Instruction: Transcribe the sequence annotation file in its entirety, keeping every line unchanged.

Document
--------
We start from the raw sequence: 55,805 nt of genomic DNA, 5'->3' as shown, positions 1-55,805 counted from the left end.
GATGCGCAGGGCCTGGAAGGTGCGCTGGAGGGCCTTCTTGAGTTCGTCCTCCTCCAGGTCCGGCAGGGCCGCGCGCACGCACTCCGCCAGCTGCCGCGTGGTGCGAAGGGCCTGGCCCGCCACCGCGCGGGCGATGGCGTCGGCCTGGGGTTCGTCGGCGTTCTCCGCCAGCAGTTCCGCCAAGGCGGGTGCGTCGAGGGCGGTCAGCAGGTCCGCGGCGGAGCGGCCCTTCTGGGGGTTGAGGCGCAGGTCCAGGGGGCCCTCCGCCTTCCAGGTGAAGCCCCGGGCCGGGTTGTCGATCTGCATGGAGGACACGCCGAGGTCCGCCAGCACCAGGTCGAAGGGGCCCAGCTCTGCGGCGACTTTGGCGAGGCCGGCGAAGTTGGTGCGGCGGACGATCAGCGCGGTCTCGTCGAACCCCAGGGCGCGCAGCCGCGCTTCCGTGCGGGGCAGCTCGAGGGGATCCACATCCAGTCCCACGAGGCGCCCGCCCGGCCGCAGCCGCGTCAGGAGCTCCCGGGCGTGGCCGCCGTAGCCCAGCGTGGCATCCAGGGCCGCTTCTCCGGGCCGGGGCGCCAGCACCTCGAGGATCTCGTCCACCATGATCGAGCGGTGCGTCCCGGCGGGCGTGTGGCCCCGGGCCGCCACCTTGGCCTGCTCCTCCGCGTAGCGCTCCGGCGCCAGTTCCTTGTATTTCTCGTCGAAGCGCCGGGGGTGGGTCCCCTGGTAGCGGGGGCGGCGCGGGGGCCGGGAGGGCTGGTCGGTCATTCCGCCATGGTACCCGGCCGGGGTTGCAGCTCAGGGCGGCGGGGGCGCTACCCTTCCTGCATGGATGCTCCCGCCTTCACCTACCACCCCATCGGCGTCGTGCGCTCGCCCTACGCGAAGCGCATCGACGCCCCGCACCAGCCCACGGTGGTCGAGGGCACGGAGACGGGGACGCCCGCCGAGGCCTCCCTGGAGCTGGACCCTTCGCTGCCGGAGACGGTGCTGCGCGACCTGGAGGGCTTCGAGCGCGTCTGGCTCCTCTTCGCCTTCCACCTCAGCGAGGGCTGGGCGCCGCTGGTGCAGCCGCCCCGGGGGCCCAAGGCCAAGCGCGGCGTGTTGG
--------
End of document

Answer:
We start from the raw sequence: 55,805 nt of genomic DNA, 5'->3' as shown, positions 1-55,805 counted from the left end.
GATGCGCAGGGCCTGGAAGGTGCGCTGGAGGGCCTTCTTGAGTTCGTCCTCCTCCAGGTCCGGCAGGGCCGCGCGCACGCACTCCGCCAGCTGCCGCGTGGTGCGAAGGGCCTGGCCCGCCACCGCGCGGGCGATGGCGTCGGCCTGGGGTTCGTCGGCGTTCTCCGCCAGCAGTTCCGCCAAGGCGGGTGCGTCGAGGGCGGTCAGCAGGTCCGCGGCGGAGCGGCCCTTCTGGGGGTTGAGGCGCAGGTCCAGGGGGCCCTCCGCCTTCCAGGTGAAGCCCCGGGCCGGGTTGTCGATCTGCATGGAGGACACGCCGAGGTCCGCCAGCACCAGGTCGAAGGGGCCCAGCTCTGCGGCGACTTTGGCGAGGCCGGCGAAGTTGGTGCGGCGGACGATCAGCGCGGTCTCGTCGAACCCCAGGGCGCGCAGCCGCGCTTCCGTGCGGGGCAGCTCGAGGGGATCCACATCCAGTCCCACGAGGCGCCCGCCCGGCCGCAGCCGCGTCAGGAGCTCCCGGGCGTGGCCGCCGTAGCCCAGCGTGGCATCCAGGGCCGCTTCTCCGGGCCGGGGCGCCAGCACCTCGAGGATCTCGTCCACCATGATCGAGCGGTGCGTCCCGGCGGGCGTGTGGCCCCGGGCCGCCACCTTGGCCTGCTCCTCCGCGTAGCGCTCCGGCGCCAGTTCCTTGTATTTCTCGTCGAAGCGCCGGGGGTGGGTCCCCTGGTAGCGGGGGCGGCGCGGGGGCCGGGAGGGCTGGTCGGTCATTCCGCCATGGTACCCGGCCGGGGTTGCAGCTCAGGGCGGCGGGGGCGCTACCCTTCCTGCATGGATGCTCCCGCCTTCACCTACCACCCCATCGGCGTCGTGCGCTCGCCCTACGCGAAGCGCATCGACGCCCCGCACCAGCCCACGGTGGTCGAGGGCACGGAGACGGGGACGCCCGCCGAGGCCTCCCTGGAGCTGGACCCTTCGCTGCCGGAGACGGTGCTGCGCGACCTGGAGGGCTTCGAGCGCGTCTGGCTCCTCTTCGCCTTCCACCTCAGCGAGGGCTGGGCGCCGCTGGTGCAGCCGCCCCGGGGGCCCAAGGCCAAGCGCGGCGTGTTGG